Monday, November 8, 2010

CSR, healthcare, nonprofit: all in one report

Yesterday saw the launch in Israel of the first Social and Environmental Reponsibility Report (in Hebrew only) of a not-for-profit healthcare organization, the second largest in Israel, Maccabi Health Services.
(Disclosure: my company, Beyond Business, supported the process and writing of this report)

The report conforms with GRI Application level B, and is the first time ever an organization of this kind in Israel has adopted a comprehensive approach to social and environmental responsibility and has reported in a transparent way, publishing probably the most revealing document ever for this organization, or indeed, any other of the healthcare organisations in this country. Maccabi defines four key areas of responsibility: public health, workplace, community and environment and the report includes summaries of stakeholder panels and feedback provided to Maccabi which assisted in determining the report content. This  represents local best practice. The report also defines future targets including a commitment by  Maccabi to report every two years. Regretfully, at this stage, the report has not been published in English but at least the 1.9 million heath-insured members of  Maccabi, the 6,413 employees and the many other local stakeholders will be able to read the report in the local language.  

In a conference to launch the report, the Maccabi CEO explained how taking a comprehensive approach to responsibility brings both internal and external benefits. In fact, the organization won the IPRA (International Public Relations Association) environmental award for its unwanted drug collection campaign , an innovative programme designed to remove an critical element of hazardous waster from our water sources and also drive environmental awareness and responsibility amongst the Israeli public. Over 1600 litres of unwanted drugs on average per month were deposited in special bins for safe disposal provided by Maccabi in the first 2 years  (2009 and 2010) of the campaign, which continues to operate throughout the country. This is a significant amount of hazardous waste which would otherwise been thrown in family garbage bins or flushed down the toilets, with potentially harmful consequences.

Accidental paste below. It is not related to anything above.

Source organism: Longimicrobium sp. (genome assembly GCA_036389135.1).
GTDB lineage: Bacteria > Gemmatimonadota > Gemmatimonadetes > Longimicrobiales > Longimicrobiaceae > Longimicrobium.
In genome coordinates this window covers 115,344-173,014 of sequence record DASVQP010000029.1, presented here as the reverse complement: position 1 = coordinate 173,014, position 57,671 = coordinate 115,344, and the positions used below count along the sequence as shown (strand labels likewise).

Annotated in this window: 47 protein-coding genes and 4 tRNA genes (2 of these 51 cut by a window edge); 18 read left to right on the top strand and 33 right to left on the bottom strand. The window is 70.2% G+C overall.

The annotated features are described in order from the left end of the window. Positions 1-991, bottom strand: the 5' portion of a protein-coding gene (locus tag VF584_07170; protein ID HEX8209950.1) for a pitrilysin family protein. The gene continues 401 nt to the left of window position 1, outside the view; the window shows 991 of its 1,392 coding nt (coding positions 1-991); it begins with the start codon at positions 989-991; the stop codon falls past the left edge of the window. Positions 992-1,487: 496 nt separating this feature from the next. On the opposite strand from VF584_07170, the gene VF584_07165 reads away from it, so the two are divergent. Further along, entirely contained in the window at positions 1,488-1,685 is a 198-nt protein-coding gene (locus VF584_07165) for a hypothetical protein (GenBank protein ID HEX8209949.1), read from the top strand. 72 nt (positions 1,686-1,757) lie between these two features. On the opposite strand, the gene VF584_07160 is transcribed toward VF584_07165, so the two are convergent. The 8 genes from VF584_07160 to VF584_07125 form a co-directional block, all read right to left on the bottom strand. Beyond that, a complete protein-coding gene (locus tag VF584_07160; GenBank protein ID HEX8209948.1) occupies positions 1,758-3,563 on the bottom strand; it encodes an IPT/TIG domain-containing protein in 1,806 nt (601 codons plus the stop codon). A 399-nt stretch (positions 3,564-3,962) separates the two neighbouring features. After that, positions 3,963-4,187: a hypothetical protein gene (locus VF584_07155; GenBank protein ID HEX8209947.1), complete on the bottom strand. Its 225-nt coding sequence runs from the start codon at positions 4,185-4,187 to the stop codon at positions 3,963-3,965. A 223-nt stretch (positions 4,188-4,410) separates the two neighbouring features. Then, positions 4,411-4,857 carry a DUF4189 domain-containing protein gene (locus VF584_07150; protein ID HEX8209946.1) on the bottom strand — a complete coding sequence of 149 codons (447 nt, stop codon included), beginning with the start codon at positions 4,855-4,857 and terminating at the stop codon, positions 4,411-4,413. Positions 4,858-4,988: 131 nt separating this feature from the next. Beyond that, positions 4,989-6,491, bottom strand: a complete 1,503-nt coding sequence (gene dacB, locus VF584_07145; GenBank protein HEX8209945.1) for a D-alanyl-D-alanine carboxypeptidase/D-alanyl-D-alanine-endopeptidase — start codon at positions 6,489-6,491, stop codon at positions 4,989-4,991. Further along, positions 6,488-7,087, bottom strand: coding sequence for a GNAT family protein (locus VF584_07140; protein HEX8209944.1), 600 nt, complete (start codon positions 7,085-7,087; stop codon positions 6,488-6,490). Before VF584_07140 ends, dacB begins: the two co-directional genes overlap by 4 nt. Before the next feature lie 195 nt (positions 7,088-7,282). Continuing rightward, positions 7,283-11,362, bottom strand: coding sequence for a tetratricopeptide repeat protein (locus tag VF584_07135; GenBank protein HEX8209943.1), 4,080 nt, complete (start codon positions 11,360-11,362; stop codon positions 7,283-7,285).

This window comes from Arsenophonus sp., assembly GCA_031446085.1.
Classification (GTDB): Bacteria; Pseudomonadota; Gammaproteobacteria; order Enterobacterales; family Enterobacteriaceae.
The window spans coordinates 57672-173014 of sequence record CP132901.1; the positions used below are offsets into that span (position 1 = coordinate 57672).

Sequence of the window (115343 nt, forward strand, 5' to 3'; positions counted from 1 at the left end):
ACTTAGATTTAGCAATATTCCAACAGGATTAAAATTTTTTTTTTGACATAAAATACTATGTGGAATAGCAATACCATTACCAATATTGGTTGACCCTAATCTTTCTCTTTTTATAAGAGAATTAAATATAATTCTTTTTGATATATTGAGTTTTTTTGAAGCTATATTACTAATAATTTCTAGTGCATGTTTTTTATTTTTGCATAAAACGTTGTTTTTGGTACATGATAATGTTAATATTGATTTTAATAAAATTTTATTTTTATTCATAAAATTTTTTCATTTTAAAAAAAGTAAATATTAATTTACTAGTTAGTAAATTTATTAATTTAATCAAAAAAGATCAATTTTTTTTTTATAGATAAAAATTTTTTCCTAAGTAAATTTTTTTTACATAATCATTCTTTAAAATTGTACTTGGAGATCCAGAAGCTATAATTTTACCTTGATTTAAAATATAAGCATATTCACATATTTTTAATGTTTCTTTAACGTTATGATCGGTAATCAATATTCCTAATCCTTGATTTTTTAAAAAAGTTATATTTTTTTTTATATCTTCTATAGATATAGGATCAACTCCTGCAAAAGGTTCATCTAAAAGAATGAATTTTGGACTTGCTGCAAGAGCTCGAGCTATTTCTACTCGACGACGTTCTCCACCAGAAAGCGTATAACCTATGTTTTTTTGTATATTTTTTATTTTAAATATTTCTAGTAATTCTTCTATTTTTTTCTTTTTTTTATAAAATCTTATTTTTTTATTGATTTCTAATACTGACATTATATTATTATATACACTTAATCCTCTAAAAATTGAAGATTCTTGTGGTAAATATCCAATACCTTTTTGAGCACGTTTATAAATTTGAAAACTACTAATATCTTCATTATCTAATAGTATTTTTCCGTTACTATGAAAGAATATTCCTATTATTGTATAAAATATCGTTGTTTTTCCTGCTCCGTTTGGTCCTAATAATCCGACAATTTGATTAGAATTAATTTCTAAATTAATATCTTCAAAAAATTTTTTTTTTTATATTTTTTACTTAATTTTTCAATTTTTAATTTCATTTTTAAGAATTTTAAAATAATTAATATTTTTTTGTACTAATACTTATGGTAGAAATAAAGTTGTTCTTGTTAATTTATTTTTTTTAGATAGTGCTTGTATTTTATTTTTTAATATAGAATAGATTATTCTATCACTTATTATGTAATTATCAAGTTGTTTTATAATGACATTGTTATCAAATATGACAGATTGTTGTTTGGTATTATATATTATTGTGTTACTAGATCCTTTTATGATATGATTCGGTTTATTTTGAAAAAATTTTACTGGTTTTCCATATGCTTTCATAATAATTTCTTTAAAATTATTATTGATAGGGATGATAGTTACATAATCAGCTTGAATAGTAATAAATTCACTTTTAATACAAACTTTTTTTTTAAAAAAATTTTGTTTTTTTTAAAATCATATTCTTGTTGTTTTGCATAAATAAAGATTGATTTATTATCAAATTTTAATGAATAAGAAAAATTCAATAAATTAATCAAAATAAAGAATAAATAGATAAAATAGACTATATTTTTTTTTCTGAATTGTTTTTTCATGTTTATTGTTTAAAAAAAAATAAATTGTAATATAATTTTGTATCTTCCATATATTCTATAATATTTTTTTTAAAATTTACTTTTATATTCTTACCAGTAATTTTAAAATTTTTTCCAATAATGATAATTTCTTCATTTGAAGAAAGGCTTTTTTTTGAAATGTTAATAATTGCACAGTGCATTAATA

Aside from the focus on the report, a fascinating speaker at the conference was Johnathan Patz, professor and director, global environmental health at Wisconsin University. Johnathan ran us through an aspect of climate change which doesn't get addressed all that frequently in talks and writings about the global climate change crisis. Extreme variations in climate and weather bring about a range of adverse health related consequences - a brief summary of some of these  can be found in this section of the Fourth Assessment of the Intergovernmental Panel on Climate Change. Johnathan quoted a study from way back in 1996 when peak traffic was reduced so as to "clean" the air for athletes arriving for the Altlanta Olympics. At the same time, child asthma-related visits to the emergency room reduced by 42% (whereas non-asthma related visits remained the same), proving the significant immediate tangible effects of car emission pollution on health.  Johnathan also talked about the global warming impact on the spread of disease by mosquitos. As mosquitos (as all insects) are cold-blooded, their bodies take on the temperature around them. Higher temperatures advance the development of parasites that the mosquito may be carrying and therefore spead disease more rapidly. Zimbabwe, which is at high altitude and therefore cooler, has very low malaria rates as a result of this. If Zimbabwe were to get warmer, and it will,  then the mosquitos will have a field day there too. He also mentioned "environmental refugees" as another outcome of overall global warming and climate change consequences. Johnathan's solution - amongst other things - move to low-emission trsnaportation - feet, bikes, public transport etc- to reduce one million deaths per year from urban air pollution and nearly 2 million deaths per year from leading an unhealthy lifestyle resulting from, amongst other things, reliance on motor vehicles. Looping back to Maccabi Health Services, it is clear that there are also strong environmental imperatives to promote a healthy lifestyle healthcare providers should also make this connection as part of their sustainability strategy.